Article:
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Gambian human African trypanosomiasis in North West Uganda. Are we on course for the 2020 target?

  • Richard Selby ,

    Roles Conceptualization, Data curation, Formal analysis, Investigation, Methodology, Project administration, Validation, Visualization, Writing – original draft, Writing – review & editing

    Affiliation Vector Biology Department, Liverpool School of Tropical Medicine, Pembroke Place, Liverpool, United Kingdom

  • Charles Wamboga,

    Roles Methodology, Supervision, Validation

    Affiliation Vector Control Division, Ministry of Health, Wandegeya, Kampala, Uganda

  • Olema Erphas,

    Roles Investigation, Methodology, Project administration

    Affiliation Vector Control Division, Ministry of Health, Wandegeya, Kampala, Uganda

  • Albert Mugenyi,

    Roles Conceptualization, Methodology, Supervision

    Affiliation Co-ordinating Office for Control of Trypanosomiasis Uganda, Wandegeya, Kampala, Uganda

  • Vincent Jamonneau,

    Roles Conceptualization, Investigation, Methodology, Validation, Writing – review & editing

    Affiliation UMR 177 Intertryp, Institut de Recherche pour le Développement (IRD), Montpellier, France

  • Charles Waiswa,

    Roles Investigation, Project administration, Supervision, Validation, Writing – review & editing

    Affiliation Co-ordinating Office for Control of Trypanosomiasis Uganda, Wandegeya, Kampala, Uganda

  • Steve J. Torr,

    Roles Conceptualization, Formal analysis, Funding acquisition, Methodology, Validation, Visualization, Writing – review & editing

    Affiliation Vector Biology Department, Liverpool School of Tropical Medicine, Pembroke Place, Liverpool, United Kingdom

  • Michael Lehane

    Roles Conceptualization, Funding acquisition, Methodology, Supervision, Visualization, Writing – original draft, Writing – review & editing

    Affiliation Vector Biology Department, Liverpool School of Tropical Medicine, Pembroke Place, Liverpool, United Kingdom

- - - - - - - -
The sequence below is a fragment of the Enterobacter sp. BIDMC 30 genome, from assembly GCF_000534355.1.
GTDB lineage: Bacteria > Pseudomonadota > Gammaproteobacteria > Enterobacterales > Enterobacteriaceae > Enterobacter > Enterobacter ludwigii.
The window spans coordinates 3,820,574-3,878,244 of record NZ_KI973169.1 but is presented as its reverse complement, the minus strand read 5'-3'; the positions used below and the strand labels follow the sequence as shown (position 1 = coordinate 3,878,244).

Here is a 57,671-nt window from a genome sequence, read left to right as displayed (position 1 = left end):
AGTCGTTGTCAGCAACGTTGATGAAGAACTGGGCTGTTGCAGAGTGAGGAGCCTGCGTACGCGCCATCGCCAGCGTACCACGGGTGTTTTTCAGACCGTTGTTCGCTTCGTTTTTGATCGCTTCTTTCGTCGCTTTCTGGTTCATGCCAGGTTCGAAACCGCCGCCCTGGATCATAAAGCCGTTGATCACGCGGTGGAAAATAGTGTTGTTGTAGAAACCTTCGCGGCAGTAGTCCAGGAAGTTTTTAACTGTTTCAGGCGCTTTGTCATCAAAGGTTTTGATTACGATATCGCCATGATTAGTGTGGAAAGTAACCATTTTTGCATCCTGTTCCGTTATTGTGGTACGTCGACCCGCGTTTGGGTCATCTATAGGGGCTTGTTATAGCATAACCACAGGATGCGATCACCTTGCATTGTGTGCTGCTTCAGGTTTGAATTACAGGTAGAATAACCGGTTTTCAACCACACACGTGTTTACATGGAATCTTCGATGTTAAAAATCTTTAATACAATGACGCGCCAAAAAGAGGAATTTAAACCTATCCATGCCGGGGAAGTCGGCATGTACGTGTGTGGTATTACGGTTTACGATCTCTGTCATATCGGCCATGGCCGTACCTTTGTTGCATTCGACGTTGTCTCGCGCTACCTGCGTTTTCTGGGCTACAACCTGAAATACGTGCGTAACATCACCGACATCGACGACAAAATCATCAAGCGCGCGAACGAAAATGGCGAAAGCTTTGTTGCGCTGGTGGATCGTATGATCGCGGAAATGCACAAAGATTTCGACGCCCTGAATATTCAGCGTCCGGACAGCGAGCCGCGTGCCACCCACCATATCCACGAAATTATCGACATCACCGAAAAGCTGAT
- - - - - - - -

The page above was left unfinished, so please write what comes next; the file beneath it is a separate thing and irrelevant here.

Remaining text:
In 1994, combined active and passive screening reported 1469 cases from the historic Gambian Human African Trypanosomiasis (gHAT) foci of West Nile, Uganda. Since 2011 systematic active screening has stopped and there has been reliance on passive screening. During 2014, passive screening alone detected just nine cases. In the same year a tsetse control intervention was expanded to cover the main gHAT foci in West Nile to curtail transmission of gHAT contributing to the elimination of gHAT as a public health problem in the area. It is known that sole reliance on passive screening is slow to detect cases and can underestimate the actual true number. We therefore undertook an active screening programme designed to test the efficacy of these interventions against gHAT transmission and clarify disease status. Screening was conducted in 28 randomly selected villages throughout the study area, aiming to sample all residents. Whole blood from 10,963 participants was analysed using CATT and 97 CATT suspects (0.9%) were evaluated with microscopy and trypanolysis. No confirmed cases were found providing evidence that the gHAT prevention programmes in West Nile have been effective. Results confirm gHAT prevalence in the study area of West Nile is below the elimination threshold (1 new case / 10,000 population), making elimination on course across this study area if status is maintained. The findings of this study can be used to guide future HAT and tsetse management in other gHAT foci, where reduced caseloads necessitate a shift from active to passive screening.

Author summary

The number of gHAT cases across West Nile, Uganda has declined in the last 20 years. This decline is due to the impact of programmes of active and passive case detection and treatment which have recently been combined with tsetse control operations (post 2011). We carried out an active survey of gHAT to evaluate the prevalence in areas where vector control has been introduced. Our results confirm that the overall prevalence of gHAT is below 1 case per 10,000 people at risk in the historical foci and shows that results from passive screening are providing an accurate picture of gHAT prevalence in the area.